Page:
A Day in District Six
On the border between the city centre of Cape Town and its artistic Woodstock, District Six is a symbol of Apartheid whose streets form an overflow of history. Previously known for its vibrant energy, the neighbourhood was home for varied communities. Black South Africans, Cape-Malays and Indians cohabited in the area until 1966, when it was declared a White area triggering the relocation of around 60,000 people to the Cape Flats, in places such as Gugulethu, Heideveld or Bonteheuwel, now known as townships. Intrigued by the rich history of what used to be called the soul of Cape Town, my friend and I took a day to explore and learn more about District Six.
How to get there?
Once In Cape Town is very close to District Six. You can take an uber for R26 which will drop you right in front of the museum, or take the 106 (or 107) MyCiti line, stop at Groote Kerk and then walk to District Six. You can also opt for a nice 15-20-minute walk through Company Gardens if the weather is on your side. We chose the last option but instead walked to the city centre to take part in a free walking tour.
Free Walking Tour. Source.
We started our adventure around District Six with a Free Walking Tour. Starting from Greenmarket Square, these tours happen twice a day and are undertaken by a local guide. If you are only in Cape Town for a few days or you are unsure on how to find your way to the city centre, Once takes you around District Six as a free activity. Check the activity board at reception or talk to one of our Chief Entertainment Officers to know when the next tour is. To book a room at Once in Cape Town, click here.
The walking tour is based on Apartheid, not solely on District Six, but takes you through the Capetonian sites directly related to the historical period, which includes the neighbourhood. Throughout the tour, we got to learn more about what life was like in the area. The guide focused mainly on life before the removals. It was home to a lively and open-minded community. As a matter of fact, the neighbourhood was known as Kanaladorp, ‘kanala’ meaning ‘help one another’ in Malay. Its cultural life was rich. Live jazz music, theatre performances, busy streets,...an environment that inspired South African art in many forms after the removals: novels, poems, music and cinema.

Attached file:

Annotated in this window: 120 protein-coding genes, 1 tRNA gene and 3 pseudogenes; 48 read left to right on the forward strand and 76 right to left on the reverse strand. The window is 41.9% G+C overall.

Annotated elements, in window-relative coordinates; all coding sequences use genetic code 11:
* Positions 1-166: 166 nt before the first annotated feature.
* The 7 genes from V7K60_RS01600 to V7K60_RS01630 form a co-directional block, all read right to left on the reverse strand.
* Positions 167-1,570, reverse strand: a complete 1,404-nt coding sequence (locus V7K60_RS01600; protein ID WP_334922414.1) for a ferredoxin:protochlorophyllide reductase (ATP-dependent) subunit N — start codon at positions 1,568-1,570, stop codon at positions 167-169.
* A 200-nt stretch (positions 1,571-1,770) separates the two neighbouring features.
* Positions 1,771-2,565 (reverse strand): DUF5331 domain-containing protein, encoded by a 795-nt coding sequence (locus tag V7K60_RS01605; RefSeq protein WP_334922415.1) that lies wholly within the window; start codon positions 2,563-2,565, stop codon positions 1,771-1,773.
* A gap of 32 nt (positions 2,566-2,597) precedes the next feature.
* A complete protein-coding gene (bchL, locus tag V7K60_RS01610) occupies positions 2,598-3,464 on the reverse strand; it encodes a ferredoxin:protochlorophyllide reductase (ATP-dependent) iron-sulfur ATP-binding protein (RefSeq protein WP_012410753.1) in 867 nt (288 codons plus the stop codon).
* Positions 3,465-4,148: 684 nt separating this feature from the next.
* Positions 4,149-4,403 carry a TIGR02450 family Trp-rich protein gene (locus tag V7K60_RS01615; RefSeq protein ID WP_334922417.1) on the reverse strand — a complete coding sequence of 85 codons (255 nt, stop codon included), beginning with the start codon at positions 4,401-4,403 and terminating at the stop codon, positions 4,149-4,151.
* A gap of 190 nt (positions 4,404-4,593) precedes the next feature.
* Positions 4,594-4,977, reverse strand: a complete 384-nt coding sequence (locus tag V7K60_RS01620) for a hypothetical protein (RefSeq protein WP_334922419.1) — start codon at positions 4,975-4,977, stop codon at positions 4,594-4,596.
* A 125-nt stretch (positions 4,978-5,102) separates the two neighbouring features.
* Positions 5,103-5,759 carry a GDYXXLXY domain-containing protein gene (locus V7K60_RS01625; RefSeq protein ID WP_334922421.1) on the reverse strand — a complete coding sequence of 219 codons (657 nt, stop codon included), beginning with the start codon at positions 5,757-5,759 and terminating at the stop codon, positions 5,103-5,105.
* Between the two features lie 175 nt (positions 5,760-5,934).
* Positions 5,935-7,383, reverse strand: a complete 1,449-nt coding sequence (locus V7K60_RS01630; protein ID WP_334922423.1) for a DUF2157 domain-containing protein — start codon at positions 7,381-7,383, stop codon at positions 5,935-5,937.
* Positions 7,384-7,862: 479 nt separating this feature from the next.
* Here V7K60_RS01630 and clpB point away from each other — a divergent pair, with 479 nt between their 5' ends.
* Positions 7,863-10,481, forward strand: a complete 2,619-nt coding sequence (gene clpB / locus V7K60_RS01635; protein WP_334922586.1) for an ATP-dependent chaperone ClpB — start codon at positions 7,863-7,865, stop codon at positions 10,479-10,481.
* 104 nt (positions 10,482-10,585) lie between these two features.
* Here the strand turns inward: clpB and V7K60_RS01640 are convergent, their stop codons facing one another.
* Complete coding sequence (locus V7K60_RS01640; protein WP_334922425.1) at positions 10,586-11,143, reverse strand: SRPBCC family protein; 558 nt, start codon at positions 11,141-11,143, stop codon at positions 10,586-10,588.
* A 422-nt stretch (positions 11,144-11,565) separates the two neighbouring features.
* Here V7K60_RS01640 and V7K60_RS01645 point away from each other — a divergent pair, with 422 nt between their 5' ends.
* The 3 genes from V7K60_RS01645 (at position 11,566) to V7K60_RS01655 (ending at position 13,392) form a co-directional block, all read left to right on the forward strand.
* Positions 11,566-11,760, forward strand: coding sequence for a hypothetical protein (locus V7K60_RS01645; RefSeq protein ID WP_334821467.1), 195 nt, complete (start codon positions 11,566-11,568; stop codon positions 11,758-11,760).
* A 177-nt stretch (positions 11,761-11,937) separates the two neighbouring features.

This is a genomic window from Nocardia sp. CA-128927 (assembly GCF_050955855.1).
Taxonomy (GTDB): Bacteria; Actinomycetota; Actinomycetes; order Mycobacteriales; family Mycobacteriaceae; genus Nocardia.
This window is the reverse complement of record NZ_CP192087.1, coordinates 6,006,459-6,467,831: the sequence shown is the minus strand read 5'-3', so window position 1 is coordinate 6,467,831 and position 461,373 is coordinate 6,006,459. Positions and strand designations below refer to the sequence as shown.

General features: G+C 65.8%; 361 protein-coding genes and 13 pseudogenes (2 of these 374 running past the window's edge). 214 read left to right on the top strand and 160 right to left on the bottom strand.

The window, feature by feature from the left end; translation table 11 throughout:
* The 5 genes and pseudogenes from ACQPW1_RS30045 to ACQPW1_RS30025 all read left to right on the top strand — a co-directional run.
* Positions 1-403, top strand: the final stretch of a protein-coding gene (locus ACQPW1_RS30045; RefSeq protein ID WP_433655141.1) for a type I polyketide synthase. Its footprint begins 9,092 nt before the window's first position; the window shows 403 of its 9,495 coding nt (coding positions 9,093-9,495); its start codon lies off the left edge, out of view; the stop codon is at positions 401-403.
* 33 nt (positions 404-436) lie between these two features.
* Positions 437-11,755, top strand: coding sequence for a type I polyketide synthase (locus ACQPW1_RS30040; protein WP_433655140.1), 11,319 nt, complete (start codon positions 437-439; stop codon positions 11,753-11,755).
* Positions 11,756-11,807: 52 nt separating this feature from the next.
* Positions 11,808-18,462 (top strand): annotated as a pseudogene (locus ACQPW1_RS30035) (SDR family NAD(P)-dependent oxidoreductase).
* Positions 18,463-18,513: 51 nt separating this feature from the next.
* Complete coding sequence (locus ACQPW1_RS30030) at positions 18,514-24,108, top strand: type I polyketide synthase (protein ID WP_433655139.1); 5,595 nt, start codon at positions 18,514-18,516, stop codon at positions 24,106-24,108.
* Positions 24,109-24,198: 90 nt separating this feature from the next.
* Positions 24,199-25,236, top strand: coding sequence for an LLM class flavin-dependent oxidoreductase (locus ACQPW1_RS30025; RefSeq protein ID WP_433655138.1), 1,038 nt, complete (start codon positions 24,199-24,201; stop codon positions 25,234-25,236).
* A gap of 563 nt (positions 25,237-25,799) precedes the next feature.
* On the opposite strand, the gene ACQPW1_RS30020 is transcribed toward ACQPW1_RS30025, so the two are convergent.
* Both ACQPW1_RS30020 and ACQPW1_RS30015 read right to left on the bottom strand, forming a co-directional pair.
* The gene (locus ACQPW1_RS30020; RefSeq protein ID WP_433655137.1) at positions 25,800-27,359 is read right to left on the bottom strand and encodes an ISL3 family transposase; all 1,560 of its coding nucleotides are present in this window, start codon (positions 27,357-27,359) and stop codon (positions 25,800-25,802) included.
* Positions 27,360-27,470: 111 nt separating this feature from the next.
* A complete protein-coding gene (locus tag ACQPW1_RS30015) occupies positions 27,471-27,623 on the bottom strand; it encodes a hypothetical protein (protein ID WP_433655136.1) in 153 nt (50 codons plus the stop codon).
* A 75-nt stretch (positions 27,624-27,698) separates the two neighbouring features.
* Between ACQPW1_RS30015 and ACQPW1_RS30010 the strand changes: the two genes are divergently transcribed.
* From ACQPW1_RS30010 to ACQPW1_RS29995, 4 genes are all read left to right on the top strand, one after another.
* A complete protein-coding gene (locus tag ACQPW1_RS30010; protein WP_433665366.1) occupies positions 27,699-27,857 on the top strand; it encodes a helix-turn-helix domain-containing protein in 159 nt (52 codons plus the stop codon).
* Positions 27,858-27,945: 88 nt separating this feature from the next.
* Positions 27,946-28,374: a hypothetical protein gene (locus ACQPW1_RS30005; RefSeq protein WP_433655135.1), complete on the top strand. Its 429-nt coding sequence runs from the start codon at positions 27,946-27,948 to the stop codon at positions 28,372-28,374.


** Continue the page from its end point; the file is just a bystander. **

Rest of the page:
“We loved each other in District Six,” Ebrahim said. “When my Christmas comes, they call it Eid. All my friends, Jewish, African, Christian, Hindu, you name it, they would put on a fez, and they would go with me to my mosque. I think that made District Six such a great place.” - Ebrahim, former resident. (Source.)
District Six Museum.
We left the rest of the group to visit the District Six Museum and dive deep into the past of Kanaladorp. The entrance cost us R40 each and gave us access to two floors and a lot (a lot!) of written information. The museum let us truly immerse in the history of Apartheid and the role District Six played at the time, making it the perfect follow up to the walking tour.
Deportations continued until 1982 but they were only the first step to a multilayered racial set of laws. Former residences were demolished and replaced with housing given to white South Africans who also got access to better education and jobs. To this day, metre squares and metre squares of land are unused and fail to be reclaimed by former residents for lack of any proof, most of which was bulldozed with the houses.
Former District Six residents in their current house in Elsies River. (Source)
Charly’s Bakery’s & Lekker Vegan.
After this trip around the museum, we realised it was time to grab some food. We ran to Charly’s Bakery hoping to get a slice of what is considered the best cake in Cape Town. Although it was closed, we took advantage of the bakery’s beautiful facade to take part in a quick photoshoot. We went up Harrington Street and stopped at my ultimate favourite capetonian eatery, Lekker Vegan (check our vegan blog for a review). Walking up the street, we can easily feel the vibrant energy District Six is fighting to get back. Cute cafés, stylish restaurants and busy bars, the historically-rich area is gaining back its reputation as a key place to hang out in Cape Town.